Many companies perceive a competitive advantage in organizational designs and cultures that can be summarized under the umbrella of the New Work movement. While shifting a company into a new paradigm is incredibly challenging, many organizations are exploring tools, concepts, and the practices of new work organizations in order to progress.

OKRs (Objectives and Key Results) are a goal-setting framework that numerous companies are implementing globally.

There is a tremendous advantage to using OKRs, especially in product-led or agile tech companies. However, adapting them in different organizations presents its own set of challenges. That’s why we are examining five factors to consider when deciding if OKRs make sense.

1.     Absence of Other Goal-Setting Mechanisms

Any goal-setting framework works best when it is the sole framework in use. When competing goals exist, it becomes challenging to decide which framework to prioritize. Often, OKRs are used alongside other goal-setting mechanisms and are thus perceived as optional. Employees may choose to ignore them if they want to be promoted or achieve what truly matters to their leaders. Therefore, OKRs work best when they are the exclusive framework for prioritizing work.

2.     Alignment with Leadership Culture of Value Optimization

The OKR framework places a strong emphasis on outcomes, which often entails eliminating work that companies traditionally undertook due to past practices or perceived value. Emphasizing outcomes is most effective when the leadership culture actively promotes this perspective within the teams. If leaders expect their teams to continue their existing work while adding OKRs on top, it may not yield the desired results. Ideally, leaders should be willing to eliminate as much unnecessary work as possible to enable a sharper focus. This environment is where OKRs deliver the highest value.

3.     Quarterly/Half-Yearly Focus Shifts

In agile product development, organizations receive customer feedback and adjust their priorities accordingly. OKRs provide a framework that allows not only teams but also departments or entire organizations to work in this agile manner. Setting a focus for a specific iteration and realigning priorities after that iteration helps manage dependencies between teams or departments. Using one framework that incorporates these dependencies and ensures a consistent focus benefits the entire organization.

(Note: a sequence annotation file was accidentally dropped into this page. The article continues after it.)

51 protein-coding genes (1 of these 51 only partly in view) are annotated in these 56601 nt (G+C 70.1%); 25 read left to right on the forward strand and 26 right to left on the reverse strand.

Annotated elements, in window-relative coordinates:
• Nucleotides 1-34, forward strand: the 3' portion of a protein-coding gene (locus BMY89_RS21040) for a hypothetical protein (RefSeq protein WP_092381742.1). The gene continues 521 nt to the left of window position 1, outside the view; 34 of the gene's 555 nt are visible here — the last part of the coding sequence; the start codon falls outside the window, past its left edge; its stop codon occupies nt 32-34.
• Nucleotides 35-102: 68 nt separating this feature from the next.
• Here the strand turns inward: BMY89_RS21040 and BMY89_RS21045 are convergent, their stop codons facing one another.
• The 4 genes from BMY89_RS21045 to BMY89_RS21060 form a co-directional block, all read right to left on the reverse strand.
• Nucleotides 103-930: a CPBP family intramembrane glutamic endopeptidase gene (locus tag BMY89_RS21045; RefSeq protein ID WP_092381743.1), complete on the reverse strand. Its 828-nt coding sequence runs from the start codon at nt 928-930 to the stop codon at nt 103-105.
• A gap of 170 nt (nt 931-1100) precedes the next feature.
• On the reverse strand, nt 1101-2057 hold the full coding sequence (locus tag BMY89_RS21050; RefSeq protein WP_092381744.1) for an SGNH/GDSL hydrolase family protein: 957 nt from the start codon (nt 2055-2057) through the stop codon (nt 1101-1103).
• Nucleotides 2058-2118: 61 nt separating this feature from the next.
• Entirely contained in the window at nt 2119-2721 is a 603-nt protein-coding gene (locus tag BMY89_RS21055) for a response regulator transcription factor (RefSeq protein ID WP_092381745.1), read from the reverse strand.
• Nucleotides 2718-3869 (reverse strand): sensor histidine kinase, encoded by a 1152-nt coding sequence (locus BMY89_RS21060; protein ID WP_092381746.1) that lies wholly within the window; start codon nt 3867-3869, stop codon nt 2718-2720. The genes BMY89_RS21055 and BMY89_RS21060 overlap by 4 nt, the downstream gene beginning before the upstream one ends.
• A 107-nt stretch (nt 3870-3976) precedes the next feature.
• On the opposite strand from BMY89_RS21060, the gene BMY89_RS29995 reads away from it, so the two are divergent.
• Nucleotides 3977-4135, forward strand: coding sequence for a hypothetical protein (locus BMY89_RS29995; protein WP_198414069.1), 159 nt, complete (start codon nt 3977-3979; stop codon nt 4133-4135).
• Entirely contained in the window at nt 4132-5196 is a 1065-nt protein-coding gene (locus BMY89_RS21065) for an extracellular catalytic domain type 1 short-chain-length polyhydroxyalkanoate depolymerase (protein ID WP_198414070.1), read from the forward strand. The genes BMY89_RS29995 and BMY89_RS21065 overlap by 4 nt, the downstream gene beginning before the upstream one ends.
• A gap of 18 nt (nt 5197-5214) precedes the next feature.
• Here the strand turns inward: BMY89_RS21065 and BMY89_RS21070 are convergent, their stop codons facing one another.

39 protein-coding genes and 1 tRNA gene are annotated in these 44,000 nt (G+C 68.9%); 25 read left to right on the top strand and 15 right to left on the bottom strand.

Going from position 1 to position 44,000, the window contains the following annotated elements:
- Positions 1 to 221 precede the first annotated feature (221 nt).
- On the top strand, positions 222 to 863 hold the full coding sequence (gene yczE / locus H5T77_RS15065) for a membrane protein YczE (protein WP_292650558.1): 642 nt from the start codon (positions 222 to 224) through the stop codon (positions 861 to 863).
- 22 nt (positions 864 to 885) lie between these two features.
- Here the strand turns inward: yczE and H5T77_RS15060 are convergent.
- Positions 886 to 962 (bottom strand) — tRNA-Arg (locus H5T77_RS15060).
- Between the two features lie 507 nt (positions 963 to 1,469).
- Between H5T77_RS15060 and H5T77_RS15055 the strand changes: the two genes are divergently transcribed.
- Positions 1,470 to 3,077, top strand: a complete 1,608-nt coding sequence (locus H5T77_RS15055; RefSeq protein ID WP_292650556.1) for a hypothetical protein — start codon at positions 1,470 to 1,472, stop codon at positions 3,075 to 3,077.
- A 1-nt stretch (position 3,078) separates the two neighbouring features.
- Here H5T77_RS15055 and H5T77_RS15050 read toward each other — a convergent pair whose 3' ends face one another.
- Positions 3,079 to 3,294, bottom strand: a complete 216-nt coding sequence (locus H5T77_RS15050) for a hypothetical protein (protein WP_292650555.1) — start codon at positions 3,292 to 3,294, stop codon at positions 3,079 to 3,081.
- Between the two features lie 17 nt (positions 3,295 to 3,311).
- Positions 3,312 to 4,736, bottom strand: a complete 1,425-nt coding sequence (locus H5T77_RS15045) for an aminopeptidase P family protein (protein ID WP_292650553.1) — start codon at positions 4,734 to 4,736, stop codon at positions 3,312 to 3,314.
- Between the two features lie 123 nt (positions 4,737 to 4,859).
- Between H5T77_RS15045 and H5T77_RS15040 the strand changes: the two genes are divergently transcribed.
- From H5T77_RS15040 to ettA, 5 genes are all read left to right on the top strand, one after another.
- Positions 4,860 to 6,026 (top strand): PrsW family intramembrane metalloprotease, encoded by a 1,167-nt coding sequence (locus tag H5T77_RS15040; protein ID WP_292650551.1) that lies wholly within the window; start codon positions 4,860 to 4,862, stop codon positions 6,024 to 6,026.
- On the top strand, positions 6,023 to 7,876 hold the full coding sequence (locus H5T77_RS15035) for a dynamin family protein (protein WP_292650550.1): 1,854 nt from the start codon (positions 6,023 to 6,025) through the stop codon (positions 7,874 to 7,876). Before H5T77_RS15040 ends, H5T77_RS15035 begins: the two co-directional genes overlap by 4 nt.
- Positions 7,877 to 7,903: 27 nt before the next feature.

4.     Low Routine Work

OKRs are most effective for teams facing high uncertainty regarding their next steps to achieve their goals. If all tasks are well-defined, and the team primarily engages in routine work, the added focus that OKRs provide may not be necessary. In such cases, the framework may become a burden for documentation rather than a supportive structure for maintaining focus. High routine work is often best managed using clear metrics and KPIs. OKRs are most beneficial when there is a degree of uncertainty, experimentation, or the pursuit of goals that haven’t been attempted before.

5.     Strong Understanding of OKRs

Adopting the OKR framework often requires a shift in mindset from a task and to-do list orientation to an outcome orientation. This shift can create psychological pressure for many teams, as team members can no longer simply say “task done” but must evaluate whether they achieved the impact they intended. Achieving impact is often not entirely within an individual’s control, whereas completing a task is more predictable. Teams may be tempted to revert to their familiar landscape of tasks instead of focusing on outcomes. The OKR framework is most effective when organizations invest in building the necessary capabilities. Internal OKR experts who support facilitation, alignment processes, and the shift in mindset are crucial to successfully implement OKRs. Otherwise, OKRs can quickly devolve into a task list with excessive overhead.

There are many more considerations for an organization to assess when considering OKRs, but if you notice that these five factors are not present, it serves as a red flag and offers insight into why OKRs might not gain traction in your organization.